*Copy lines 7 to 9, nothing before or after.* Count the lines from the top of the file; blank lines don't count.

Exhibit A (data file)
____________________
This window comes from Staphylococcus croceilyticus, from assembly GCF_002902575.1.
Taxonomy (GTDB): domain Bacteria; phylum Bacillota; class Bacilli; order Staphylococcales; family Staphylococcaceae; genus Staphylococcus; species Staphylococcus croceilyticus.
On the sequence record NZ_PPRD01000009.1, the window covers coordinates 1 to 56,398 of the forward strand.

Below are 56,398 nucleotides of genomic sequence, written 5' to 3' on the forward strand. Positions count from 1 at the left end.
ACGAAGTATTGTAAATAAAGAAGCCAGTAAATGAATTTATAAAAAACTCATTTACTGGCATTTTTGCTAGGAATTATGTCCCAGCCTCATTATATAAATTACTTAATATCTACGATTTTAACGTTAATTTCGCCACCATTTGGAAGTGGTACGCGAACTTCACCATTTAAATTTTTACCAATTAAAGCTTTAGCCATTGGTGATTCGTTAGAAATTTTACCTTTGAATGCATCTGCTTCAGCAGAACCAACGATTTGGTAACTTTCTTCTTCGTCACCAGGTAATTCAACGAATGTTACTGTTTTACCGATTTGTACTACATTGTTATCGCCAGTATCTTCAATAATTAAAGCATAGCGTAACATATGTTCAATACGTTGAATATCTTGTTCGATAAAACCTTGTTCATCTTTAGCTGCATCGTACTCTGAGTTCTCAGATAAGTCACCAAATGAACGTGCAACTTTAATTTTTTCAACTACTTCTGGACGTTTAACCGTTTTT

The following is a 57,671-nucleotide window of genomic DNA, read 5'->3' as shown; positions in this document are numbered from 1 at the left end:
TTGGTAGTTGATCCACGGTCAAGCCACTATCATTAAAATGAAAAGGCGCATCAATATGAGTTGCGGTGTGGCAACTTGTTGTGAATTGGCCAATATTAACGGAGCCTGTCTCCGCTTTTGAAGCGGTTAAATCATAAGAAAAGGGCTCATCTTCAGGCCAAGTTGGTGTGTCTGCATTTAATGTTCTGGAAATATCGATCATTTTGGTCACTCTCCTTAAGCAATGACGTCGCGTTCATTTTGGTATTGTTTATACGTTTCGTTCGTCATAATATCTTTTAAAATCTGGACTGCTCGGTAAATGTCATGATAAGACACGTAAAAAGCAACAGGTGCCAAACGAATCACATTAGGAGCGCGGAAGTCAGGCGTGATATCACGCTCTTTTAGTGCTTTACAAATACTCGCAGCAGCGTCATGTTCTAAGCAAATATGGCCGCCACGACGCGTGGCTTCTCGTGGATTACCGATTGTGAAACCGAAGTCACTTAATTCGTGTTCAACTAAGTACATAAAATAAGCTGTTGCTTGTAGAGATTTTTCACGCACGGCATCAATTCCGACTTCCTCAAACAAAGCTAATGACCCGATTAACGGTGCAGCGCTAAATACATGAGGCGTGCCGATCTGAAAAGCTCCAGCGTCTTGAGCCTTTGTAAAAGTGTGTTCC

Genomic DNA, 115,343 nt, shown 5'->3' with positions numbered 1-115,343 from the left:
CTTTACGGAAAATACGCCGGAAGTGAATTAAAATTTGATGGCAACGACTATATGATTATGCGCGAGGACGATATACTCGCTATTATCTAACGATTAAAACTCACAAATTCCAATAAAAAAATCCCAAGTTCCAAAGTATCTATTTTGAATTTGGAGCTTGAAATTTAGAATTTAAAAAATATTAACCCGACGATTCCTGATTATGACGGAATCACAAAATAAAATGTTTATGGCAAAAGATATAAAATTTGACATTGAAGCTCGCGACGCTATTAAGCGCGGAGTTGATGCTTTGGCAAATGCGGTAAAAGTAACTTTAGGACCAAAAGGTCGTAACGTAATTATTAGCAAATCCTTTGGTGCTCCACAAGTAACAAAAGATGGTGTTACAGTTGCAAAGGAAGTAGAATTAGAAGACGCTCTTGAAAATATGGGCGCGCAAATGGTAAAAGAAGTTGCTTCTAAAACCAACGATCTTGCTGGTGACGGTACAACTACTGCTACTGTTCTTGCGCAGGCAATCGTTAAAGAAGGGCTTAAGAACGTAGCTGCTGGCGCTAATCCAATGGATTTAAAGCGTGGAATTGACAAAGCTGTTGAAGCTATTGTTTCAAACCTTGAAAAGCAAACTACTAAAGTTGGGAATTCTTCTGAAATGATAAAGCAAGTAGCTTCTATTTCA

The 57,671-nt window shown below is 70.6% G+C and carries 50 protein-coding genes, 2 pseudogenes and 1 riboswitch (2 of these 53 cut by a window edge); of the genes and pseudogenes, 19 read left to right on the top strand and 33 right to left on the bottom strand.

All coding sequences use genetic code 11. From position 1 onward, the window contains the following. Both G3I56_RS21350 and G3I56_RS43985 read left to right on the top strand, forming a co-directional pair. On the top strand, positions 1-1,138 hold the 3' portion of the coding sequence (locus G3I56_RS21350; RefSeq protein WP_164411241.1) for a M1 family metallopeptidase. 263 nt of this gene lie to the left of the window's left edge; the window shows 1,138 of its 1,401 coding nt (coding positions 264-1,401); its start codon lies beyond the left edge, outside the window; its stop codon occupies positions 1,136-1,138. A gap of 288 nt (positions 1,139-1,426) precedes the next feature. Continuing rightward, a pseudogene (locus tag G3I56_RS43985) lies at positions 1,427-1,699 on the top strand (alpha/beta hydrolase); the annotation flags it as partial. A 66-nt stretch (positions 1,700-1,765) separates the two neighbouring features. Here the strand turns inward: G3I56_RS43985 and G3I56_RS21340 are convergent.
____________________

TTGGTAGTTGATCCACGGTCAAGCCACTATCATTAAAATGAAAAGGCGCATCAATATGAGTTGCGGTGTGGCAACTTGTTGTGAATTGGCCAATATTAACGGAGCCTGTCTCCGCTTTTGAAGCGGTTAAATCATAAGAAAAGGGCTCATCTTCAGGCCAAGTTGGTGTGTCTGCATTTAATGTTCTGGAAATATCGATCATTTTGGTCACTCTCCTTAAGCAATGACGTCGCGTTCATTTTGGTATTGTTTATACGTTTCGTTCGTCATAATATCTTTTAAAATCTGGACTGCTCGGTAAATGTCATGATAAGACACGTAAAAAGCAACAGGTGCCAAACGAATCACATTAGGAGCGCGGAAGTCAGGCGTGATATCACGCTCTTTTAGTGCTTTACAAATACTCGCAGCAGCGTCATGTTCTAAGCAAATATGGCCGCCACGACGCGTGGCTTCTCGTGGATTACCGATTGTGAAACCGAAGTCACTTAATTCGTGTTCAACTAAGTACATAAAATAAGCTGTTGCTTGTAGAGATTTTTCACGCACGGCATCAATTCCGACTTCCTCAAACAAAGCTAATGACCCGATTAACGGTGCAGCGCTAAATACATGAGGCGTGCCGATCTGAAAAGCTCCAGCGTCTTGAGCCTTTGTAAAAGTGTGTTCC

Genomic DNA, 115,343 nt, shown 5'->3' with positions numbered 1-115,343 from the left:
CTTTACGGAAAATACGCCGGAAGTGAATTAAAATTTGATGGCAACGACTATATGATTATGCGCGAGGACGATATACTCGCTATTATCTAACGATTAAAACTCACAAATTCCAATAAAAAAATCCCAAGTTCCAAAGTATCTATTTTGAATTTGGAGCTTGAAATTTAGAATTTAAAAAATATTAACCCGACGATTCCTGATTATGACGGAATCACAAAATAAAATGTTTATGGCAAAAGATATAAAATTTGACATTGAAGCTCGCGACGCTATTAAGCGCGGAGTTGATGCTTTGGCAAATGCGGTAAAAGTAACTTTAGGACCAAAAGGTCGTAACGTAATTATTAGCAAATCCTTTGGTGCTCCACAAGTAACAAAAGATGGTGTTACAGTTGCAAAGGAAGTAGAATTAGAAGACGCTCTTGAAAATATGGGCGCGCAAATGGTAAAAGAAGTTGCTTCTAAAACCAACGATCTTGCTGGTGACGGTACAACTACTGCTACTGTTCTTGCGCAGGCAATCGTTAAAGAAGGGCTTAAGAACGTAGCTGCTGGCGCTAATCCAATGGATTTAAAGCGTGGAATTGACAAAGCTGTTGAAGCTATTGTTTCAAACCTTGAAAAGCAAACTACTAAAGTTGGGAATTCTTCTGAAATGATAAAGCAAGTAGCTTCTATTTCA